Our close partner, Copenhagen Infrastructure Partners (CIP), has proposed to build an artificial island dedicated to large-scale production of green hydrogen from offshore wind. "BrintØ" (in English: “Hydrogen Island”) is to be located at Dogger Bankin the Danish part of the North Sea.
As soon as 2030 a new artificial energy island could rise out of the rough waters of the North Sea. Unlike its sister-island, the ground-breaking VindØ announced last year, this island will primarily supply Europe with energy in the form of green hydrogen – and lots of it.
Behind this idea is our partner Copenhagen Infrastructure Partners (CIP). "BrintØ" (or "Hydrogen Island"), as it is called, will have 10 GW of offshore wind power connected to it and a production capacity of around 1 million tons of green hydrogen. That corresponds to approximately 7 percent of EU's total expected hydrogen consumption in 2030.
COWI is CIP's partner on the project and together with Arkitema we assist CIP in making this novel concept come to life.
»We're truly proud to be part of such a visionary and important project. Grand ideas are what is needed if we are to succeed with the green transition, and at COWI we are all about working together with our customers and partners to bring those big ideas to life, and to secure energy independency and mitigate climate changes,« says Jan Behrendt Ibsø, Group Senior Market Director for offshore renewables in COWI.
BrintØ could be a first-of-its-kind. Envisioned to be placed in the shallow waters of Dogger Bank in the Danish part of the North Sea, this new island would be situated at one of the world's best sites for harnessing wind power.
Together with other adjacent energy islands built over time, it will produce very large amounts of green hydrogen from offshore wind for export to nearby countries, e.g. Germany, the Netherlands, and Belgium. BrintØ will thus create a foundation for the production of sustainable green fuels for cars, trucks, ships and aircrafts.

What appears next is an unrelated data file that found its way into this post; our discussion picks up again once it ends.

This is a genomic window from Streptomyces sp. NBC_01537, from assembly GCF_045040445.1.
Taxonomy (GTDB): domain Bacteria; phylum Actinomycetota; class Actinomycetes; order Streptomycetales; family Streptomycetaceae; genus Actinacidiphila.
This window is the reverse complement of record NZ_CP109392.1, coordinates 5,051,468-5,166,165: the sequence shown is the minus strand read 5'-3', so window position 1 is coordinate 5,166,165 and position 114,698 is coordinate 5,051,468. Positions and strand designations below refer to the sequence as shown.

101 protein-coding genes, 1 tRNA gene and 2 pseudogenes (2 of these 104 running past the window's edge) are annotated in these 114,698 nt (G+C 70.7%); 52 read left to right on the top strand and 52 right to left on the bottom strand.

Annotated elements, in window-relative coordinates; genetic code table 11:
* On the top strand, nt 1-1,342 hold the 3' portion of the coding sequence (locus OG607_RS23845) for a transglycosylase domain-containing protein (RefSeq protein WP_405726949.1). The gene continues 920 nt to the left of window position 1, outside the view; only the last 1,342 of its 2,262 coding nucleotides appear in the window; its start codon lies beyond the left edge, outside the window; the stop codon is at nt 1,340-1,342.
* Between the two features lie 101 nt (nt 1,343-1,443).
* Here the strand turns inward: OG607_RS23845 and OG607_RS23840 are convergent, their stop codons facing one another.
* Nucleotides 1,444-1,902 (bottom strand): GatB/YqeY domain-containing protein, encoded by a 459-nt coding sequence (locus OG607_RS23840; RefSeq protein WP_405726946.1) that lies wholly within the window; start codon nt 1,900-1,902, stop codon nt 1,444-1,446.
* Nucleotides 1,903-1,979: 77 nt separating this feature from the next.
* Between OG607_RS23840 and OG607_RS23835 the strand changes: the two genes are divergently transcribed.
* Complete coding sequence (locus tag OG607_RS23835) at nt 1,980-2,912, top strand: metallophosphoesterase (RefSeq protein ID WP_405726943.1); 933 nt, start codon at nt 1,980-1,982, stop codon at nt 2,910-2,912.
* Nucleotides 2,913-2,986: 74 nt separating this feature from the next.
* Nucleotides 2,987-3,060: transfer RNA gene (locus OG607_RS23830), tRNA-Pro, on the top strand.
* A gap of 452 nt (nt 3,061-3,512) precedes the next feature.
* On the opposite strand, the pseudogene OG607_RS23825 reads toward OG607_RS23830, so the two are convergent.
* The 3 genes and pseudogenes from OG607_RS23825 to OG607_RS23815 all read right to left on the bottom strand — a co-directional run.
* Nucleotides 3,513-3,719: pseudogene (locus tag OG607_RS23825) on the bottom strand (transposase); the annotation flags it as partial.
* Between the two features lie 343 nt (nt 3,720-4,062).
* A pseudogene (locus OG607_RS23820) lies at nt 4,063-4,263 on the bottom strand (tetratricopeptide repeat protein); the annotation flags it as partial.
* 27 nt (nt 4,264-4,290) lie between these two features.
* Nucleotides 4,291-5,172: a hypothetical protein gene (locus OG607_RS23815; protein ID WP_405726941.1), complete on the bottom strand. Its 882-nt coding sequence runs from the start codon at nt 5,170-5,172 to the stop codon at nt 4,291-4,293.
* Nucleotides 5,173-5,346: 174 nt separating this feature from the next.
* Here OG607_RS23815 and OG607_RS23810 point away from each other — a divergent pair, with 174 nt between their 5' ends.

BrintØ can also become a showcase for Danish competencies within offshore wind, green fuels and green energy systems. This will lead to new export opportunities for Denmark, and thus contribute to significant economic growth and local job creation.
»It is critical that the Danish flag is planted quickly and strategically in the new expansion of green energy infrastructure in the North Sea. This will help to ensure that both our and future Danish and European generations can continue to benefit from the sustainable and inexhaustible energy source that the North Sea offers,« says Thomas Dalsgaard, Partner at CIP.
The BrintØ project provides a significant contribution to reaching the ambitious targets set by the Danish government earlier this year, as well as the transnational political ambitions demonstrated at the North Sea Summit held the 18th of May in Esbjerg, Denmark. Here, four countries pledged to develop 150 GW of offshore windpower in the North Sea.